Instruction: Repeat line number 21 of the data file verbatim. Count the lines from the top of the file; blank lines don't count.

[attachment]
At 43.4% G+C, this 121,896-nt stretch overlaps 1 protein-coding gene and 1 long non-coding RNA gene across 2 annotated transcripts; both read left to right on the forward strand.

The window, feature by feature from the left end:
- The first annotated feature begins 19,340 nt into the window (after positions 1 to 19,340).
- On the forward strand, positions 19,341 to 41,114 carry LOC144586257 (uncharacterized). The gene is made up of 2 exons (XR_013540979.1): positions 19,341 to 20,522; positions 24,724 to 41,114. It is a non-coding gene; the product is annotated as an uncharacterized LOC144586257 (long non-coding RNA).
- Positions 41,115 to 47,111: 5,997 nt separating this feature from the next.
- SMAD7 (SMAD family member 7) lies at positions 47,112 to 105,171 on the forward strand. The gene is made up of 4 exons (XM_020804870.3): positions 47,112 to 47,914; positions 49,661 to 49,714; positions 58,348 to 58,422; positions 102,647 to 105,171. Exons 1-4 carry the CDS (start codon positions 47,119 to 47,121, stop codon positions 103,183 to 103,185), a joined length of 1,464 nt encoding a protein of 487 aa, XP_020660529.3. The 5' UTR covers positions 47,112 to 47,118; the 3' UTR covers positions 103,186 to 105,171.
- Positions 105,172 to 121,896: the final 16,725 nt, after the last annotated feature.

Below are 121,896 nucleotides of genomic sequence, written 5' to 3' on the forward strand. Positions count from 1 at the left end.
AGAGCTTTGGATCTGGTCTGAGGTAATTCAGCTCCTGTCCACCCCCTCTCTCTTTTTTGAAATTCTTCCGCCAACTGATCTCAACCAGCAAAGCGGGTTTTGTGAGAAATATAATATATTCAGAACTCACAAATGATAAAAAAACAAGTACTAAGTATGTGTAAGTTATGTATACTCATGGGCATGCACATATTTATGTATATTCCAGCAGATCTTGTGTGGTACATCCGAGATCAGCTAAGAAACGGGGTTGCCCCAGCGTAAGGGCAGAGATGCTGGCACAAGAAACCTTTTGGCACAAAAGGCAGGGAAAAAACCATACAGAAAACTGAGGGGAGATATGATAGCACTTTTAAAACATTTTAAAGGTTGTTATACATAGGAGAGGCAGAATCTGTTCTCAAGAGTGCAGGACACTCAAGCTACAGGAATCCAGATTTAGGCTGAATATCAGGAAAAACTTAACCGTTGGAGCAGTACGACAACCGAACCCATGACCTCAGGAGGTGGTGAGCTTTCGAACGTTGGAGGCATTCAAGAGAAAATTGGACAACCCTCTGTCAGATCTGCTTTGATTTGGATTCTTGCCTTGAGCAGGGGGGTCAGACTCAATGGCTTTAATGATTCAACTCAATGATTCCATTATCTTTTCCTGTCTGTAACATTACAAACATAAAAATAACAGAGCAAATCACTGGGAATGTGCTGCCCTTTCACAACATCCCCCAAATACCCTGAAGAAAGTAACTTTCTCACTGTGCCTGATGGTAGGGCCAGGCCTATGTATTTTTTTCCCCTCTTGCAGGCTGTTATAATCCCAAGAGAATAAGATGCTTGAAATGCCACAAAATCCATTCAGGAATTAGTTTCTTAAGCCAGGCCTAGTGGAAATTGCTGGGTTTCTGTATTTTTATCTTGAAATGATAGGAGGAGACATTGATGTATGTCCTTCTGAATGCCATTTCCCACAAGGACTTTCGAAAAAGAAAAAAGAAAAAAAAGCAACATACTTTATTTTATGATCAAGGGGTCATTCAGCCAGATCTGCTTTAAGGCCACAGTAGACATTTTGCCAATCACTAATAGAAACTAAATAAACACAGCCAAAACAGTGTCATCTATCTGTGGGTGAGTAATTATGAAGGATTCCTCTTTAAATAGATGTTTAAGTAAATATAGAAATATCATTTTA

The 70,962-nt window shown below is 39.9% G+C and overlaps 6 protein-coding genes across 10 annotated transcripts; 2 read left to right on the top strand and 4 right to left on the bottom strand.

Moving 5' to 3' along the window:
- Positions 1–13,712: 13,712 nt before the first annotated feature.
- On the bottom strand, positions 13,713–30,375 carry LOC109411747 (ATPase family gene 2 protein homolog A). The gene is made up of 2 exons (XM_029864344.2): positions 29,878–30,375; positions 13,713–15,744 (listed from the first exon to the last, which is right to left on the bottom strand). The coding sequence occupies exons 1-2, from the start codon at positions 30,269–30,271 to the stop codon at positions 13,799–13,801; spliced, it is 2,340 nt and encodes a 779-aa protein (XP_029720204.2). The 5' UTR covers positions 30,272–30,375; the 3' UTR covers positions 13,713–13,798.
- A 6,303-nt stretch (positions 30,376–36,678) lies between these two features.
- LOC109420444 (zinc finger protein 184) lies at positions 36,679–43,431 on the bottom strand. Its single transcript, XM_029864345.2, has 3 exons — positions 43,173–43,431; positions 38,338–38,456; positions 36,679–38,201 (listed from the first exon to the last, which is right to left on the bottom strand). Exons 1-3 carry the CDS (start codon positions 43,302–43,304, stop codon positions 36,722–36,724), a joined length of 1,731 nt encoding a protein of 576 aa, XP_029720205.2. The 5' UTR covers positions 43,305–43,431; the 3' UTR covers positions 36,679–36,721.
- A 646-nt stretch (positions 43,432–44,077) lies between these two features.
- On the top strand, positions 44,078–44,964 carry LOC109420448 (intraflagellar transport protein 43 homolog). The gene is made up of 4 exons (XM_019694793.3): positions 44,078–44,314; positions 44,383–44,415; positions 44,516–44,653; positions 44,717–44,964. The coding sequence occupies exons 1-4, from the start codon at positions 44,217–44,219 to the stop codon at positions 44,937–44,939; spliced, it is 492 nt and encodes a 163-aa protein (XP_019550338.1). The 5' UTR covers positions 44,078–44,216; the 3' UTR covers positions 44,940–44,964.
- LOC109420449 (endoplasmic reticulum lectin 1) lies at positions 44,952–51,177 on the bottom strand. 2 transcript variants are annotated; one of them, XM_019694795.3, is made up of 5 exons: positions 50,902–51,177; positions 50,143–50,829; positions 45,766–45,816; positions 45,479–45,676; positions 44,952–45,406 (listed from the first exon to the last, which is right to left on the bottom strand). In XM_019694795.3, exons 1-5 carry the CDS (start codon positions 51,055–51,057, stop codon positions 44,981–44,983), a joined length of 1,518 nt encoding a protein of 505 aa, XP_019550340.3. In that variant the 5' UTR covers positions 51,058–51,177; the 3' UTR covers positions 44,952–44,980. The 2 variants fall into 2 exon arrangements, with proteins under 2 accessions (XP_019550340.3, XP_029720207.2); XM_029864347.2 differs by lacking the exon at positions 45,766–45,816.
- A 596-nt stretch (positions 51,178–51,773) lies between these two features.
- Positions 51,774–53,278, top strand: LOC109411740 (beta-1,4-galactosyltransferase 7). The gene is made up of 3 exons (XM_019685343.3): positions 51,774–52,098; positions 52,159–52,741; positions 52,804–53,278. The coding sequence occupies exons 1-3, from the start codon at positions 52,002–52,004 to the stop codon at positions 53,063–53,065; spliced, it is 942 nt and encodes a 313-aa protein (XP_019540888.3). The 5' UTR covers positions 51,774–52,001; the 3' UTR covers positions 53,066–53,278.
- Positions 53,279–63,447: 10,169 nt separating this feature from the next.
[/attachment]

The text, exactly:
- Positions 53,279–63,447: 10,169 nt separating this feature from the next.